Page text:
I wonder how that will change for 2009.

If you're looking for a source of FREE CME, take a look at:

Thursday, January 1, 2009

Google Data

Thanks to Google, I have access to some interesting data regarding search statistics on Google. Traffic to my blog may be tiny compared to others, but I find it interesting that certain unanticipated words lead to my blog. Do you use Google to search the internet? Maybe you use Yahoo?

Here's some data from Google. I will only list the top 5 as of January 1, 2009


# % Query Position
1 19% non clinical jobs for physicians 6
2 17% non clinical physician jobs 6
3 8% physician nonclinical job 5
4 8% sermo 9
5 6% non clinical careers for physicians 9


# % Query Position
1 45% non clinical physician jobs 6
2 9% physician jobs "non clinical" 4
3 9% "non clinical" physician jobs 5
4 9% physician non clinical jobs 5
5 9% physician nonclinical job 5

Interesting data?

Networking in 2009

Do you plan to expand your social network this year? If you do, here are some practical tips that may help, from Andrea Santiago at

Start a blog. Join LinkedIn. Participate in a forum.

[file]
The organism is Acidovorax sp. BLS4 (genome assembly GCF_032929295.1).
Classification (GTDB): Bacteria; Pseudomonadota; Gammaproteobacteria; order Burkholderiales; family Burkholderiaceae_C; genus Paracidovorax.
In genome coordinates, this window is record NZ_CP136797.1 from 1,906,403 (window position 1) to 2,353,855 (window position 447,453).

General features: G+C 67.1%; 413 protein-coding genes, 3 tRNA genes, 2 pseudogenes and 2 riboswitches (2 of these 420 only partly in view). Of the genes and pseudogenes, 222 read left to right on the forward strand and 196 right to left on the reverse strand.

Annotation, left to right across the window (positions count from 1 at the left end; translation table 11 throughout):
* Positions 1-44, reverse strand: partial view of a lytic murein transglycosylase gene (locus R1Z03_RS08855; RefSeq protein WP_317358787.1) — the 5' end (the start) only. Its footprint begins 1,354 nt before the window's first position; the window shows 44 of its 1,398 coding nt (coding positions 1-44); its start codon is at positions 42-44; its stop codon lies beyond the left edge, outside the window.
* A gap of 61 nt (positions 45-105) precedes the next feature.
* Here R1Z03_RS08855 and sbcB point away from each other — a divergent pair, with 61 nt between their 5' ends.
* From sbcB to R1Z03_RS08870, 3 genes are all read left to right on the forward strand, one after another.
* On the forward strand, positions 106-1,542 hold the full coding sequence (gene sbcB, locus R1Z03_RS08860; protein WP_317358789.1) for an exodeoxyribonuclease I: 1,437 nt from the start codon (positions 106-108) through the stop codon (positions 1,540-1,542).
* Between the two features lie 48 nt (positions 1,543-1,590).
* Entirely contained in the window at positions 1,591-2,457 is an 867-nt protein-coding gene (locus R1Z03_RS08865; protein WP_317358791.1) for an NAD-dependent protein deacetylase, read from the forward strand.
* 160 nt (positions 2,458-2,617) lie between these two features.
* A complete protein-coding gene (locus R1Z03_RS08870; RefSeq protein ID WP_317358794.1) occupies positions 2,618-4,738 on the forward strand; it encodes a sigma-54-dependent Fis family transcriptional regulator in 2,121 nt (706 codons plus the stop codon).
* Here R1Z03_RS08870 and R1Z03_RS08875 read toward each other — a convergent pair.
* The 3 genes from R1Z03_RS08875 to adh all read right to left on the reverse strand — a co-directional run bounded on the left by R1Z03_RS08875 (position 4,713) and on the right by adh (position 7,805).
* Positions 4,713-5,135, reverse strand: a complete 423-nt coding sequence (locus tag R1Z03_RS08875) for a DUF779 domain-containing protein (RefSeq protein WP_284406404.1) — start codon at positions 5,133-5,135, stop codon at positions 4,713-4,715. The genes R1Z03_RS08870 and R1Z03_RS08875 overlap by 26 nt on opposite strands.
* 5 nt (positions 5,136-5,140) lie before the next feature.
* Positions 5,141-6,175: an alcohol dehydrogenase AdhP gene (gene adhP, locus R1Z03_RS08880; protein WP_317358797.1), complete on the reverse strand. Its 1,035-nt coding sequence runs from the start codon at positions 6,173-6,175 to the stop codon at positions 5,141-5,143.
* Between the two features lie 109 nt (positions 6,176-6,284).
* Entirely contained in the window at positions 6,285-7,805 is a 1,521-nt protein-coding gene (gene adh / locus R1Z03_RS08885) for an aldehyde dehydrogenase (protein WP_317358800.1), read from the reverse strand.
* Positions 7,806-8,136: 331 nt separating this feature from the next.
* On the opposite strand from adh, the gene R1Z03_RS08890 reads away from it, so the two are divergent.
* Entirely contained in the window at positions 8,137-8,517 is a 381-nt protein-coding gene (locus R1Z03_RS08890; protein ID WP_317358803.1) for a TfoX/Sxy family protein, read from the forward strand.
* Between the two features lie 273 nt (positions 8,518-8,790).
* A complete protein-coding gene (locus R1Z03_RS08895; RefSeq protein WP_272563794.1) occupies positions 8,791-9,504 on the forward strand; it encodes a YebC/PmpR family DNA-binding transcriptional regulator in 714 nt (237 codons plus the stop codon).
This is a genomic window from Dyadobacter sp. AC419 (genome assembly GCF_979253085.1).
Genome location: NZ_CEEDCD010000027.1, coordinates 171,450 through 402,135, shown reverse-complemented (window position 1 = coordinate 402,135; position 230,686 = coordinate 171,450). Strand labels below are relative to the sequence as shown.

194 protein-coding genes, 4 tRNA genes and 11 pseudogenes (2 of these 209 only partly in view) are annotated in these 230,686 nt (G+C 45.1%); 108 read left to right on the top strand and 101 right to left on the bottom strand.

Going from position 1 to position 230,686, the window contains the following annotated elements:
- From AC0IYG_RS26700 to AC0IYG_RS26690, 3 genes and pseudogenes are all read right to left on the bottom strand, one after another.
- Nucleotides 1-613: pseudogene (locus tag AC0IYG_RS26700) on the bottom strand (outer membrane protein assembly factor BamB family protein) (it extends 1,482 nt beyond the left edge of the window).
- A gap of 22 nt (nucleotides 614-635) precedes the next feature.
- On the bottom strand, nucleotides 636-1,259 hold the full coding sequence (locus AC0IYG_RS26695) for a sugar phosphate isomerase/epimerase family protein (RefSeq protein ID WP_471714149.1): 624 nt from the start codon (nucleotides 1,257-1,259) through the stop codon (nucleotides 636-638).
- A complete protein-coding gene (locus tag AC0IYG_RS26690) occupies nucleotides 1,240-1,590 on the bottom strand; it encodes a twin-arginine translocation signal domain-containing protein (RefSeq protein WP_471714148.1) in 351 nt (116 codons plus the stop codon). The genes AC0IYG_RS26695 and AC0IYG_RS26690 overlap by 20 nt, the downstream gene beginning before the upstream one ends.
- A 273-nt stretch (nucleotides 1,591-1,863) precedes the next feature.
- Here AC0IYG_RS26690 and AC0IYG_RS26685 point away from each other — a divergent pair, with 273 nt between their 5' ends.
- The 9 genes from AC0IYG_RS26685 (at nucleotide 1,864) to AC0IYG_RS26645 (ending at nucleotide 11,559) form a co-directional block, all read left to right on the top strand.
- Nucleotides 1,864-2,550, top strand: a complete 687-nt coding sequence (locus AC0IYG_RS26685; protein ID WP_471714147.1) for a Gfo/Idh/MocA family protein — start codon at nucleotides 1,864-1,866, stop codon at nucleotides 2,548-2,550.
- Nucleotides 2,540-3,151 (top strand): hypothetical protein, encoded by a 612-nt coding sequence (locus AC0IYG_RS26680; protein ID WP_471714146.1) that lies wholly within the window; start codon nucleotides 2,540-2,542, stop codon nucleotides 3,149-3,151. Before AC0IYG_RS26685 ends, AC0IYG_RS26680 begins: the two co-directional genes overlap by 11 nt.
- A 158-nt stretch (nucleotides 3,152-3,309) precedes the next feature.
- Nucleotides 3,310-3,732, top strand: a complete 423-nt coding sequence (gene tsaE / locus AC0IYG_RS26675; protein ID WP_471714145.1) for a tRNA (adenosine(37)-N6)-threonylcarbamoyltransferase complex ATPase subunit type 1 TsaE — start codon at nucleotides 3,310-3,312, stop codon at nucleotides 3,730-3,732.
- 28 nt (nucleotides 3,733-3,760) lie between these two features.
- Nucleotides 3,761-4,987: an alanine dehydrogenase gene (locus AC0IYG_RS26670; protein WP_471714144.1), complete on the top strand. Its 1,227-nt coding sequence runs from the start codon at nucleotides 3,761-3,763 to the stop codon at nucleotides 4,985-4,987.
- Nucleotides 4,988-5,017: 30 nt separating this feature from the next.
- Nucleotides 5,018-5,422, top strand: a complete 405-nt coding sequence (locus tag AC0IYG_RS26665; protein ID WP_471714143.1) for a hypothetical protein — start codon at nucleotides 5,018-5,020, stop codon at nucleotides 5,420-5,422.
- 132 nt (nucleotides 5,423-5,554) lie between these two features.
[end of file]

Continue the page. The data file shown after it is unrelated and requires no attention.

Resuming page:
Online Forums for Healthcare Professionals

Do you participate in any online forums? This is a great way to network, but you should be cautious and only sign up for forums that are truly legitimate. Sermo is a great forum for physicians. There are other forums out there, like Student Doctor Network. Online forums and blogs are some of the core elements that compose Web 2.0

As the internet becomes more interactive, join social networking sites and participate in forums. You may find some valuable information and also meet some interesting people.

If you're a physician, why don't you join Sermo?

Happy New Year! Welcome 2009

As we start 2009, I'd like to wish all our readers a Happy New Year! I personally think 2009 will bring some significant advances in healthcare technology. This will be seen in hardware - ranging from personal computers, handheld devices/PDA/smart phones, medical instruments and devices, and many others. We will also see a stronger shift into healthcare/public health IT as more hospitals and physicians embrace EHR/EMR systems and rely more on computers to improve patient health.